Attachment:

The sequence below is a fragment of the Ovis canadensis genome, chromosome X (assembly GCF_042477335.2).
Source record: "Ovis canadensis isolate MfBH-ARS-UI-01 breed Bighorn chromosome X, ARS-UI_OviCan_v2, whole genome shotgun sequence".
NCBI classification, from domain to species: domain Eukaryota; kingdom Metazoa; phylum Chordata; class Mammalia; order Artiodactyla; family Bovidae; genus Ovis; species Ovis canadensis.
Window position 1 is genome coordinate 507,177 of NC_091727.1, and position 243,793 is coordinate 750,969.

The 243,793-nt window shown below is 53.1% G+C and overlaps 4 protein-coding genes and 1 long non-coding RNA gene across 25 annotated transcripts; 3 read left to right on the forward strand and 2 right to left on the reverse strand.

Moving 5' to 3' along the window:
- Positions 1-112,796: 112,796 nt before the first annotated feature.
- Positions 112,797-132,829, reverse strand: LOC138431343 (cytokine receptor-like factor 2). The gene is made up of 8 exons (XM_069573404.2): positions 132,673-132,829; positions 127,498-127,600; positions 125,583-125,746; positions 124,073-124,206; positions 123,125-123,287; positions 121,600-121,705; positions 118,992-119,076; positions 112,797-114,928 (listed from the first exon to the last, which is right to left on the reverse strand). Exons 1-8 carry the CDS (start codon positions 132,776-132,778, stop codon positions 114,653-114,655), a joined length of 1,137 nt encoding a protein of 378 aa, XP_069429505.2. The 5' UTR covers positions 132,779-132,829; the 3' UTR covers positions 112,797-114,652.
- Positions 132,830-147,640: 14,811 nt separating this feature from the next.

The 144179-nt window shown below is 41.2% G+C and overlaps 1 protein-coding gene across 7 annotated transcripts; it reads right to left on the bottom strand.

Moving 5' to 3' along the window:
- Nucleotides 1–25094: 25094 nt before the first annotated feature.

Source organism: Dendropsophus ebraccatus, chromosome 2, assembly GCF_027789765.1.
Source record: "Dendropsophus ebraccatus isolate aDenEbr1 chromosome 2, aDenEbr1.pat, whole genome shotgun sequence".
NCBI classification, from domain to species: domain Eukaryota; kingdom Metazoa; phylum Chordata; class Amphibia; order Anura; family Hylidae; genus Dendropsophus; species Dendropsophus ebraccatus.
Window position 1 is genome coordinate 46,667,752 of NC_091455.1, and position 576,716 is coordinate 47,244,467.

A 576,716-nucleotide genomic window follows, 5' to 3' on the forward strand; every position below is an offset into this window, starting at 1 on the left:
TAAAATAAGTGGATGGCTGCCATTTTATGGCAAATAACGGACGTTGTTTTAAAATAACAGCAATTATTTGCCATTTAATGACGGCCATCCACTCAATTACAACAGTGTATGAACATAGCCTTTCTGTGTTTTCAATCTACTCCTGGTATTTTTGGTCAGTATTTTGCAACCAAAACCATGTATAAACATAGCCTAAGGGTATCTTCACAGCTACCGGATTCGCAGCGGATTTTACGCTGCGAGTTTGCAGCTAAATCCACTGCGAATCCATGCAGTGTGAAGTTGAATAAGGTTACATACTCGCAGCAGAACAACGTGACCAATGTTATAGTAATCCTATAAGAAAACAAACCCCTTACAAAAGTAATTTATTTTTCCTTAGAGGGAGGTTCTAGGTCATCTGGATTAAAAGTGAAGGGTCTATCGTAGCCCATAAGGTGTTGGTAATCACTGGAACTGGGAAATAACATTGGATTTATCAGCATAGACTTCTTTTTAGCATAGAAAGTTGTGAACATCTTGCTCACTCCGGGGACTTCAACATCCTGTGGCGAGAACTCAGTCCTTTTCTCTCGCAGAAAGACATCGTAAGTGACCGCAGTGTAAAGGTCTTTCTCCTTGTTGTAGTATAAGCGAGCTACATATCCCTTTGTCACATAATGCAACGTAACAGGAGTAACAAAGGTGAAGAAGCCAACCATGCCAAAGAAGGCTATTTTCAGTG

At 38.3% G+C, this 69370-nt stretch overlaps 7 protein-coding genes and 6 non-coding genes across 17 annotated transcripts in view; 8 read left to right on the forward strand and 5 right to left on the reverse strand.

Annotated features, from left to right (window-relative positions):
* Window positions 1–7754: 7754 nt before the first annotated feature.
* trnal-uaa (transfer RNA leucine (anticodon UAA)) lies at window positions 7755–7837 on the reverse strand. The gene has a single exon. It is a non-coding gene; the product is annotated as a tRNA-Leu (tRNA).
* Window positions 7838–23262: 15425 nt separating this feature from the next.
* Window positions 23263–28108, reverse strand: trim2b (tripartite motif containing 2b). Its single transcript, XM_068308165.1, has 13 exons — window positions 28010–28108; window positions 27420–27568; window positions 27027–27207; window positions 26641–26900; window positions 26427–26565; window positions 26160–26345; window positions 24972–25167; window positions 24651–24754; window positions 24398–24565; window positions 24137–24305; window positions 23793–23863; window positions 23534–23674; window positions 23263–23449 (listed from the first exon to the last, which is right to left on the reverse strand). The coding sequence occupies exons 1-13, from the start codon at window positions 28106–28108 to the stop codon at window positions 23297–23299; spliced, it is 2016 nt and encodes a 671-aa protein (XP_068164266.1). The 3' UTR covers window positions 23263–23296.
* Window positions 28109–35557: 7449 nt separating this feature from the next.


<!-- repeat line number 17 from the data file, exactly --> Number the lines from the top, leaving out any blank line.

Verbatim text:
A 576,716-nucleotide genomic window follows, 5' to 3' on the forward strand; every position below is an offset into this window, starting at 1 on the left: